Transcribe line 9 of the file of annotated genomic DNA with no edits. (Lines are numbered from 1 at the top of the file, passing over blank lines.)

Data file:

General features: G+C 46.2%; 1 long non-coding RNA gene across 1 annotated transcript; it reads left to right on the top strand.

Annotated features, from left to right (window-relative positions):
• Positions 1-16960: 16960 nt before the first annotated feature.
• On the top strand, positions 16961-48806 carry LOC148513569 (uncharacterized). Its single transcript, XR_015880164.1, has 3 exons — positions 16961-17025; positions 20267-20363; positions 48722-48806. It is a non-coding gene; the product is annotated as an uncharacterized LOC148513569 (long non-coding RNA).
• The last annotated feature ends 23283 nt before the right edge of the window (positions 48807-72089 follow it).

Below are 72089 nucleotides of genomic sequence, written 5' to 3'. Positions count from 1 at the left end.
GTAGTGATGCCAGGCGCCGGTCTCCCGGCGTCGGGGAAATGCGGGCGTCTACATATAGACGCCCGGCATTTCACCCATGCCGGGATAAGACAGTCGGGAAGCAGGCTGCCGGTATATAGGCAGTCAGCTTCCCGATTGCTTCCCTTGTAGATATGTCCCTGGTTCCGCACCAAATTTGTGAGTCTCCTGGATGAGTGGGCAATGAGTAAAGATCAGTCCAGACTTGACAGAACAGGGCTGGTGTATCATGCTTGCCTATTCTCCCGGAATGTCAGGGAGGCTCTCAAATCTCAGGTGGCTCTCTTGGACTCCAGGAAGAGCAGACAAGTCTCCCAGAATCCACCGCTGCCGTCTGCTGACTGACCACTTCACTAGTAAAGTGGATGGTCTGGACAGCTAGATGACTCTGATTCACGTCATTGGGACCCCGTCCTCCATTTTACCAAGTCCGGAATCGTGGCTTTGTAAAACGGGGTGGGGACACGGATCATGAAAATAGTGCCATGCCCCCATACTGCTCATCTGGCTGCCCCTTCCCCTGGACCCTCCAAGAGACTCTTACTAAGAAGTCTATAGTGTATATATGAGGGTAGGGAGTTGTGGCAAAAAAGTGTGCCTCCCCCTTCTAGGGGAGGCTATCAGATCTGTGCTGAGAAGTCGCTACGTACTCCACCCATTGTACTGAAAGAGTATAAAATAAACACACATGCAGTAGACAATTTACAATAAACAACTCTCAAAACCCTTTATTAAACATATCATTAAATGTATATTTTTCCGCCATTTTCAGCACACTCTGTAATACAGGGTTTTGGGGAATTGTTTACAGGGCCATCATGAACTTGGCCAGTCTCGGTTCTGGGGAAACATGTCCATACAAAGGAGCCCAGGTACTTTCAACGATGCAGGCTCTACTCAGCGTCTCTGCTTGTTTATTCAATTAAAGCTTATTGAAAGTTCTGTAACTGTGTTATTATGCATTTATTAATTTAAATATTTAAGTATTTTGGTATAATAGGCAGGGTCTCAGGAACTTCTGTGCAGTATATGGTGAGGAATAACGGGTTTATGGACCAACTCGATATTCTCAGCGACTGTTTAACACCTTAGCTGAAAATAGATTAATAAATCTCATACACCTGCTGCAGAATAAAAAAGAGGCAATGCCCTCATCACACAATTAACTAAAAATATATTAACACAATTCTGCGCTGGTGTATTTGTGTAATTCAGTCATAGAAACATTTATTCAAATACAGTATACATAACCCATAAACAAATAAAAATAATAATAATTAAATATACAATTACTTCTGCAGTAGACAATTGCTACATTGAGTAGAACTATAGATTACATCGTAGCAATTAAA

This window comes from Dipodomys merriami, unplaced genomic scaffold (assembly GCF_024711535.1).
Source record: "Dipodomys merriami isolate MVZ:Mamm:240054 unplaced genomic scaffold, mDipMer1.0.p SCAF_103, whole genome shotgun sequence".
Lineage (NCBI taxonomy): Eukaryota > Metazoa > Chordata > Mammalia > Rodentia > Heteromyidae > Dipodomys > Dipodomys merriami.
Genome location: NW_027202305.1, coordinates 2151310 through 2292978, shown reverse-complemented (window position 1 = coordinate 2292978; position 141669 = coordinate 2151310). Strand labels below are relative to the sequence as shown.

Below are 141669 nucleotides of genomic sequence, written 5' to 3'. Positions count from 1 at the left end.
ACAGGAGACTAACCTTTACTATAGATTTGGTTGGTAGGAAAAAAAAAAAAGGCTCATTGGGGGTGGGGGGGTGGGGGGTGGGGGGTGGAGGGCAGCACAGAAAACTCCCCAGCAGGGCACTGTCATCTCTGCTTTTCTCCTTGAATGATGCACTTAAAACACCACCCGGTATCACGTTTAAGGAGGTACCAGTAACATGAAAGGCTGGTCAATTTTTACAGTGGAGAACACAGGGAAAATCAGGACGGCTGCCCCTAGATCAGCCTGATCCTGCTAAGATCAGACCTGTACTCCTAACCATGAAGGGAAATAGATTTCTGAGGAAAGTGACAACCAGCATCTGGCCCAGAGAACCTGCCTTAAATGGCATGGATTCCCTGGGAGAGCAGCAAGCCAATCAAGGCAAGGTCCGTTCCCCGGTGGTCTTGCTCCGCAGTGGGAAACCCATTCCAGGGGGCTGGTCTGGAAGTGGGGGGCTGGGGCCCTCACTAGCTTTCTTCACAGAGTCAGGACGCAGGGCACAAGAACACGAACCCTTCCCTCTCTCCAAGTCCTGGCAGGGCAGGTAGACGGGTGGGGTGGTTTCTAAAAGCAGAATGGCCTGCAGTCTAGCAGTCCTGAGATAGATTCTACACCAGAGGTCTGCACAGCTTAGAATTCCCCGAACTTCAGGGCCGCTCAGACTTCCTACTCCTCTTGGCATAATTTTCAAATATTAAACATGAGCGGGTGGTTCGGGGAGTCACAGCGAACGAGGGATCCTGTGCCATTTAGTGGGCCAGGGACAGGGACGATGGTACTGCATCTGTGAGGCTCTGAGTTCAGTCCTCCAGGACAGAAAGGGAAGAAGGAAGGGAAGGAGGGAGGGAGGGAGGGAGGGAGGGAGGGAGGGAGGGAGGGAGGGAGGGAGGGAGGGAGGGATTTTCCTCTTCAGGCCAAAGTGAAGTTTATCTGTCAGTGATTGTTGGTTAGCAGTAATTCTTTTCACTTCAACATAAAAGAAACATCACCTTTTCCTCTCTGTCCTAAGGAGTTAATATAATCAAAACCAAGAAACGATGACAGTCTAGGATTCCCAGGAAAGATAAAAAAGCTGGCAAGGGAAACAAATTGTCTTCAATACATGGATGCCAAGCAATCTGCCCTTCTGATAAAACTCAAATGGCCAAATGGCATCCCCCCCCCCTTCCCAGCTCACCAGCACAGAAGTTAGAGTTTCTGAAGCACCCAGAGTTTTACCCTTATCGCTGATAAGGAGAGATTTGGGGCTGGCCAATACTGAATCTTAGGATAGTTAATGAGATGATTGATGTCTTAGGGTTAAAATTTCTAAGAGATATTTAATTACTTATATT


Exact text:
Source record: "Dipodomys merriami isolate MVZ:Mamm:240054 unplaced genomic scaffold, mDipMer1.0.p SCAF_103, whole genome shotgun sequence".